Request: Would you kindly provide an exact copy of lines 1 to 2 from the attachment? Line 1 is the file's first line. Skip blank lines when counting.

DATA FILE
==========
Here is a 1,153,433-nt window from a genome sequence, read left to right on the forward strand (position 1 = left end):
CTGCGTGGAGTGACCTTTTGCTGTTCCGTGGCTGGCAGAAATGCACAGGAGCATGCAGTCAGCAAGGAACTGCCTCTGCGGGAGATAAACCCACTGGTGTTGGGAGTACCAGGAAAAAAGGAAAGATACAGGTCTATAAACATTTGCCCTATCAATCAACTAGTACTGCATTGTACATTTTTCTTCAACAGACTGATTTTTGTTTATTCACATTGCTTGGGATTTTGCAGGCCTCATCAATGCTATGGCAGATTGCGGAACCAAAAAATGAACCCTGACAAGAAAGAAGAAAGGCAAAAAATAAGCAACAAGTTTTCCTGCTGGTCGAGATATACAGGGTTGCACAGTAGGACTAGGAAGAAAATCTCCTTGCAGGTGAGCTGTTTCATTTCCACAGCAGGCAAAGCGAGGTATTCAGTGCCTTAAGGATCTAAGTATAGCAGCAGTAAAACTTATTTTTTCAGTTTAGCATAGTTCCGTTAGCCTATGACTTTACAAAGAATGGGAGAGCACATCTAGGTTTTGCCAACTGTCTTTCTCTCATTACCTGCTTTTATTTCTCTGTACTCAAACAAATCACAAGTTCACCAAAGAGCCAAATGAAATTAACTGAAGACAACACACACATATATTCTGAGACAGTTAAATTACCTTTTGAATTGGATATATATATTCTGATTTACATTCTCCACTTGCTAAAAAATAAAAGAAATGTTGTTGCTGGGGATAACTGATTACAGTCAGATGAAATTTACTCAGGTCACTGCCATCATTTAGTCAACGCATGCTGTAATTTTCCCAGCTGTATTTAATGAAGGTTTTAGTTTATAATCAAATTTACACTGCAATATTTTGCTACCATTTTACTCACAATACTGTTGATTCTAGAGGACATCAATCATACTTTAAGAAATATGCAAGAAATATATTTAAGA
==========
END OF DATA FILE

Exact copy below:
Here is a 1,153,433-nt window from a genome sequence, read left to right on the forward strand (position 1 = left end):
CTGCGTGGAGTGACCTTTTGCTGTTCCGTGGCTGGCAGAAATGCACAGGAGCATGCAGTCAGCAAGGAACTGCCTCTGCGGGAGATAAACCCACTGGTGTTGGGAGTACCAGGAAAAAAGGAAAGATACAGGTCTATAAACATTTGCCCTATCAATCAACTAGTACTGCATTGTACATTTTTCTTCAACAGACTGATTTTTGTTTATTCACATTGCTTGGGATTTTGCAGGCCTCATCAATGCTATGGCAGATTGCGGAACCAAAAAATGAACCCTGACAAGAAAGAAGAAAGGCAAAAAATAAGCAACAAGTTTTCCTGCTGGTCGAGATATACAGGGTTGCACAGTAGGACTAGGAAGAAAATCTCCTTGCAGGTGAGCTGTTTCATTTCCACAGCAGGCAAAGCGAGGTATTCAGTGCCTTAAGGATCTAAGTATAGCAGCAGTAAAACTTATTTTTTCAGTTTAGCATAGTTCCGTTAGCCTATGACTTTACAAAGAATGGGAGAGCACATCTAGGTTTTGCCAACTGTCTTTCTCTCATTACCTGCTTTTATTTCTCTGTACTCAAACAAATCACAAGTTCACCAAAGAGCCAAATGAAATTAACTGAAGACAACACACACATATATTCTGAGACAGTTAAATTACCTTTTGAATTGGATATATATATTCTGATTTACATTCTCCACTTGCTAAAAAATAAAAGAAATGTTGTTGCTGGGGATAACTGATTACAGTCAGATGAAATTTACTCAGGTCACTGCCATCATTTAGTCAACGCATGCTGTAATTTTCCCAGCTGTATTTAATGAAGGTTTTAGTTTATAATCAAATTTACACTGCAATATTTTGCTACCATTTTACTCACAATACTGTTGATTCTAGAGGACATCAATCATACTTTAAGAAATATGCAAGAAATATATTTAAGA